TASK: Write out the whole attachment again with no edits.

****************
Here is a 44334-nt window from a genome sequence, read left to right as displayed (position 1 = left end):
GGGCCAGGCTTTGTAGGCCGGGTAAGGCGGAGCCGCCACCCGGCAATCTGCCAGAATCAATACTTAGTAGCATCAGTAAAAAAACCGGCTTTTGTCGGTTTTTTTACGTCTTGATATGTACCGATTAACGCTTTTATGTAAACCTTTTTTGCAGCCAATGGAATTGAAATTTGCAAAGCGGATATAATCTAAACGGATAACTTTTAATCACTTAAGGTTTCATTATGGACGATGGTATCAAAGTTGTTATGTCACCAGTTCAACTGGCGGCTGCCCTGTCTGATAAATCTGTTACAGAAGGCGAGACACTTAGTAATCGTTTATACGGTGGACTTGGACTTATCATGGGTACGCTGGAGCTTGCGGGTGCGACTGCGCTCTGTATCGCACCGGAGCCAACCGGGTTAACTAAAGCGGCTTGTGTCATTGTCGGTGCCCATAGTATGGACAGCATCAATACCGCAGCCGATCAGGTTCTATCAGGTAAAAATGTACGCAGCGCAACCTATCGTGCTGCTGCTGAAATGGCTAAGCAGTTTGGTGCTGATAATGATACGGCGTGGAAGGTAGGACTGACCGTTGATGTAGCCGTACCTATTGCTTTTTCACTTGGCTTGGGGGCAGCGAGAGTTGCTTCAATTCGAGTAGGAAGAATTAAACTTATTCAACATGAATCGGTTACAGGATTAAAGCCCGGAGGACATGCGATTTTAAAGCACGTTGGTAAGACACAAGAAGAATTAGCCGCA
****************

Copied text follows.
Here is a 44334-nt window from a genome sequence, read left to right as displayed (position 1 = left end):
GGGCCAGGCTTTGTAGGCCGGGTAAGGCGGAGCCGCCACCCGGCAATCTGCCAGAATCAATACTTAGTAGCATCAGTAAAAAAACCGGCTTTTGTCGGTTTTTTTACGTCTTGATATGTACCGATTAACGCTTTTATGTAAACCTTTTTTGCAGCCAATGGAATTGAAATTTGCAAAGCGGATATAATCTAAACGGATAACTTTTAATCACTTAAGGTTTCATTATGGACGATGGTATCAAAGTTGTTATGTCACCAGTTCAACTGGCGGCTGCCCTGTCTGATAAATCTGTTACAGAAGGCGAGACACTTAGTAATCGTTTATACGGTGGACTTGGACTTATCATGGGTACGCTGGAGCTTGCGGGTGCGACTGCGCTCTGTATCGCACCGGAGCCAACCGGGTTAACTAAAGCGGCTTGTGTCATTGTCGGTGCCCATAGTATGGACAGCATCAATACCGCAGCCGATCAGGTTCTATCAGGTAAAAATGTACGCAGCGCAACCTATCGTGCTGCTGCTGAAATGGCTAAGCAGTTTGGTGCTGATAATGATACGGCGTGGAAGGTAGGACTGACCGTTGATGTAGCCGTACCTATTGCTTTTTCACTTGGCTTGGGGGCAGCGAGAGTTGCTTCAATTCGAGTAGGAAGAATTAAACTTATTCAACATGAATCGGTTACAGGATTAAAGCCCGGAGGACATGCGATTTTAAAGCACGTTGGTAAGACACAAGAAGAATTAGCCGCA